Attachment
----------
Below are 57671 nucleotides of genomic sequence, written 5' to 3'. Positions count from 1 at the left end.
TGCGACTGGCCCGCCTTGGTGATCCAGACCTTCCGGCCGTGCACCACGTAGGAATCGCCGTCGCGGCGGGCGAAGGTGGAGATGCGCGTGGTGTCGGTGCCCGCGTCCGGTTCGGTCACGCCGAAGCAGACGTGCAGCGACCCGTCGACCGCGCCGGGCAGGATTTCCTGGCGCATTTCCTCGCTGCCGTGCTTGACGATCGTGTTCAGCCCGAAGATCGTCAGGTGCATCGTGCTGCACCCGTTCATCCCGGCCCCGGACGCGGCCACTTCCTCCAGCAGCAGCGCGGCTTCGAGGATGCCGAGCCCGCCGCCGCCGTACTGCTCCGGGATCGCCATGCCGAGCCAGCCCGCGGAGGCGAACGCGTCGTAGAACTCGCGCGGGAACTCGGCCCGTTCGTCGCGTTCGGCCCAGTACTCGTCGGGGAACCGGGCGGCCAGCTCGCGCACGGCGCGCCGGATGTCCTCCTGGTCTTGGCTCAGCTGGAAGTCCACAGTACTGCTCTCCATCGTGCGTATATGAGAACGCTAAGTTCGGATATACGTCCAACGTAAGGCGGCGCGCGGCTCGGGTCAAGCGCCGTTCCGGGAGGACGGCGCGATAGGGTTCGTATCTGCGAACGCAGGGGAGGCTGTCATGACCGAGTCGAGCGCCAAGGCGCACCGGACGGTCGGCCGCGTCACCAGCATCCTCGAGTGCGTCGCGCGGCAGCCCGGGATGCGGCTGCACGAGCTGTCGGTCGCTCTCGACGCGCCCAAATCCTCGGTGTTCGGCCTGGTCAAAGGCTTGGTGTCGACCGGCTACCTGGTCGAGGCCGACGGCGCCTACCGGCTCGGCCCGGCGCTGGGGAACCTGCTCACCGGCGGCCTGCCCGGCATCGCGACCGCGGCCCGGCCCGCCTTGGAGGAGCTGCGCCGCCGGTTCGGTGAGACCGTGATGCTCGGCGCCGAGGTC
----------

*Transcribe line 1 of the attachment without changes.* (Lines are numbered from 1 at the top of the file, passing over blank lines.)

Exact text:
Below are 57671 nucleotides of genomic sequence, written 5' to 3'. Positions count from 1 at the left end.